Just a month ago we were told that stock markets round the world had lost their nerve because interest rates every-where were heading higher to counter the inflationary consequences of leaping oil and metals prices, while the dollar was poised to fall off the cliff, messing up the entire global economy.
Stock markets are still sliding, with oil and mining shares leading the way down - but now because oil and metals prices are tumbling, while higher interest rates looming in the States have helped the dollar to a five-week high against the euro.
Tough if you are a shareholder in BP, or, more exotically, Kazakhmys, but you had your chance to take a colossal profit while the going was good.
For the rest of us, the bursting of the commodity bubble is more good news than bad.
It is certainly good for industrialists, not least in the West Midlands, who have been hard pressed to pass on more than a fraction of the inflated cost of their raw materials.
One can over-state this. Oil at $69 in New York, or some-thing under $68 for Brent, is a welcome break from $75-plus in April. But it is nobody's bargain.
BP's Lord Browne assures us it has a good way to fall over the coming years and nobody is better placed to judge that. The short term could be something else.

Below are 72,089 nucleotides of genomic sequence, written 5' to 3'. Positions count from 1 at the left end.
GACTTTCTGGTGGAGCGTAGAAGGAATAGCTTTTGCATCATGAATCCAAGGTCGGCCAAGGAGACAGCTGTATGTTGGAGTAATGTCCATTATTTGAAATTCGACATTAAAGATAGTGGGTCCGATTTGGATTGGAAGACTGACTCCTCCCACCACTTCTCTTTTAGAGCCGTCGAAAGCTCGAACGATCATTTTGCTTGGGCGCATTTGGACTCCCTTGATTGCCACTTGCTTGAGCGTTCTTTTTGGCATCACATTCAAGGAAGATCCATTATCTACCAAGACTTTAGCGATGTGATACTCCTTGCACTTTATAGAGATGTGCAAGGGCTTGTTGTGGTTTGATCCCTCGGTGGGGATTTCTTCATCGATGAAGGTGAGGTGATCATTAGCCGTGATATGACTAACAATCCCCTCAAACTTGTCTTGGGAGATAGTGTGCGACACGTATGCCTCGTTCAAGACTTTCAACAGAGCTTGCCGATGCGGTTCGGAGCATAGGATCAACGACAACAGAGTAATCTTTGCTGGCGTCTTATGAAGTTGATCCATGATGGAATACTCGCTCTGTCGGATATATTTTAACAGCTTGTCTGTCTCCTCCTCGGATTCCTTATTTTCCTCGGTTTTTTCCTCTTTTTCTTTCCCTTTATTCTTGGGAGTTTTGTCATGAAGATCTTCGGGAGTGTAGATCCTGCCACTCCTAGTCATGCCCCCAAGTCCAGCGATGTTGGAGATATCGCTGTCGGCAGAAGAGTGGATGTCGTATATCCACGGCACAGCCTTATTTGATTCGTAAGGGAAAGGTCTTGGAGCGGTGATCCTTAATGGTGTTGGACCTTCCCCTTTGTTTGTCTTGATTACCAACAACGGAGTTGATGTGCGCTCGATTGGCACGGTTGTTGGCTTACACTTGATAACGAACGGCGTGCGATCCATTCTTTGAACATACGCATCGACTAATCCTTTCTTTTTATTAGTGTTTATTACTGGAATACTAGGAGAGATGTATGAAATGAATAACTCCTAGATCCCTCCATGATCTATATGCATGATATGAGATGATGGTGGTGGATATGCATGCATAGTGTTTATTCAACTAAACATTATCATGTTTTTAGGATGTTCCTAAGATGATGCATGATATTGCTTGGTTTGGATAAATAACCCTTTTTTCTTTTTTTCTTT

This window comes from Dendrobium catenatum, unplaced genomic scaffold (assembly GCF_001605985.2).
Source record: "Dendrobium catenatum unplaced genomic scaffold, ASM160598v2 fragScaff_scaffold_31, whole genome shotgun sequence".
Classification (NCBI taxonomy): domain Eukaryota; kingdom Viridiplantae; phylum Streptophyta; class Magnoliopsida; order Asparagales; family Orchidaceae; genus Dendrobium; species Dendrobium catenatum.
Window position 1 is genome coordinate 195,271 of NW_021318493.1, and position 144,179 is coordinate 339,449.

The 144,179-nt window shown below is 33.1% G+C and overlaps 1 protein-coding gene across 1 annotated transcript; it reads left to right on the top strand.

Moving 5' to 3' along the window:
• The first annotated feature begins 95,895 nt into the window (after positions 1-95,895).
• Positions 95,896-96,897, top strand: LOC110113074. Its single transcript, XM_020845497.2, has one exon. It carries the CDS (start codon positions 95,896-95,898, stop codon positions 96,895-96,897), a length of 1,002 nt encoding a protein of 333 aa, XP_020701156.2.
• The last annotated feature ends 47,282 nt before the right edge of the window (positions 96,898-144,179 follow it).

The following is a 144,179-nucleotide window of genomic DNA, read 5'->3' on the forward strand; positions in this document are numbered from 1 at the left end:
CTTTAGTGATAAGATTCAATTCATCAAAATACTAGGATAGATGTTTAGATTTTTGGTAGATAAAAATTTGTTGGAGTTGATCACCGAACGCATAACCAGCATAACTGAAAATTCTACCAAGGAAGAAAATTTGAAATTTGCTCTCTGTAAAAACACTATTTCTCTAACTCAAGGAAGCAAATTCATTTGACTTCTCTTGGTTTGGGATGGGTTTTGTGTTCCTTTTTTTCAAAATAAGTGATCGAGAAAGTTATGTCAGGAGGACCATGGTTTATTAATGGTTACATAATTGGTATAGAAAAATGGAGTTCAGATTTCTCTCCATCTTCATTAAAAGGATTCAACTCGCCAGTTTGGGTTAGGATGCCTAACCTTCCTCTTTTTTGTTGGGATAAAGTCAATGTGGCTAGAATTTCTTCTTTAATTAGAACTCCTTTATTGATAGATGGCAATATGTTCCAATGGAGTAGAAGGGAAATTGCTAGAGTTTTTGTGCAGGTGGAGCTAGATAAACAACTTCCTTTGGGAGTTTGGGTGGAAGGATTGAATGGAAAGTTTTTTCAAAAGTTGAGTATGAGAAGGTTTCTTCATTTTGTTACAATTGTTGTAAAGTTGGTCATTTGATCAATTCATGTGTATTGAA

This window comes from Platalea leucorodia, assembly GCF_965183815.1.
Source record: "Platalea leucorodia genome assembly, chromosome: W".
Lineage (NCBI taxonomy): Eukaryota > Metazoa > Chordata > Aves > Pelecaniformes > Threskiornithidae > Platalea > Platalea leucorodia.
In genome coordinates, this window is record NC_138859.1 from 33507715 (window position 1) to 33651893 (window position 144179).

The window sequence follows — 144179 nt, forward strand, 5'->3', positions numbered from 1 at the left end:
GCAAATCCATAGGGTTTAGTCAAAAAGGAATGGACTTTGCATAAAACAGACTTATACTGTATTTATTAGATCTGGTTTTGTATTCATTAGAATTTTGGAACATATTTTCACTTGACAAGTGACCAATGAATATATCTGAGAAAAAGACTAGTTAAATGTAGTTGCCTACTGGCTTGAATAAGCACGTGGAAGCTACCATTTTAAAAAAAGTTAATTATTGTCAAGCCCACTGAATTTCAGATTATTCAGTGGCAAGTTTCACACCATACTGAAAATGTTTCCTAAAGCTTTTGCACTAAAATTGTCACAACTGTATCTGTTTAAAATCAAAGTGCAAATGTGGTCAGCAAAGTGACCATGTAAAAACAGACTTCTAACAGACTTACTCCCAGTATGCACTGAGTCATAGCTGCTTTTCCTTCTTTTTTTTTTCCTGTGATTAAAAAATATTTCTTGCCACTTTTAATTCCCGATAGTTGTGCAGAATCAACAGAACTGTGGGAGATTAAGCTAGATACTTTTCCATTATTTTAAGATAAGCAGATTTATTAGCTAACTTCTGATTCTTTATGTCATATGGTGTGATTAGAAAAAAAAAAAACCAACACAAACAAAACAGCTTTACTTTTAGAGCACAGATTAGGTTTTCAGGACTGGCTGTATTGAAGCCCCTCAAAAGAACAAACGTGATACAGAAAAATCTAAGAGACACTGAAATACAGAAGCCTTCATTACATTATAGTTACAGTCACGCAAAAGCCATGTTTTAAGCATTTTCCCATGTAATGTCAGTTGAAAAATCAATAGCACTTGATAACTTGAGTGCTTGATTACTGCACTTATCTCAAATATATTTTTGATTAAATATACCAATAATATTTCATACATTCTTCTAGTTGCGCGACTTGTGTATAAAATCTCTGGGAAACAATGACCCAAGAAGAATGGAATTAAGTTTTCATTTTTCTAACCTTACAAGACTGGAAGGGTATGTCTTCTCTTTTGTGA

Nothing has happened to slake China's notorious thirst for oil. Hurricane Alberto turned out to be a non-event in the Gulf of Mexico - but we are just 14 days into the new hurricane season. Above all, the great stand-off with would-be nuclear Iran could still turn out disastrously.
Yet when it comes to interest rates and inflation, all this cuts two ways. As the Bank of England's governor Mervyn King pointed out on Monday, money drained away by oilinflated gas and electricity bills is not there to be spent driving up the price of some-thing else. Whether that really makes utility bills a proxy for interest rates is a subtle point, on which learned economists can, and doubtless will differ.
The distinction is presentational - that household bills loom large in the official measure of inflation, while mortgage interest, along with council tax and house prices, stays out of sight. Either way, the money cannot be spent again - except by the banks or utility companies that take it off us.
The best thing is that it was Mr King, no less, who aired the issue, with the implication that utility-driven inflation is different, possibly a reason for keeping interest rates down - at least until the dread moment when someone bangs in a determined pay claim and gets the money back off their employer.
That is where Gordon Brown came in yesterday, back being Chancellor, not Prime Minister-in-waiting, with a two per cent target for public sector pay from next year. No nonsense now about productivity squaring something fatter with the inflation target.
We shall see what will the public sector unions say about that - and whether any Chancellor in a Brown Government has the clout to see them off.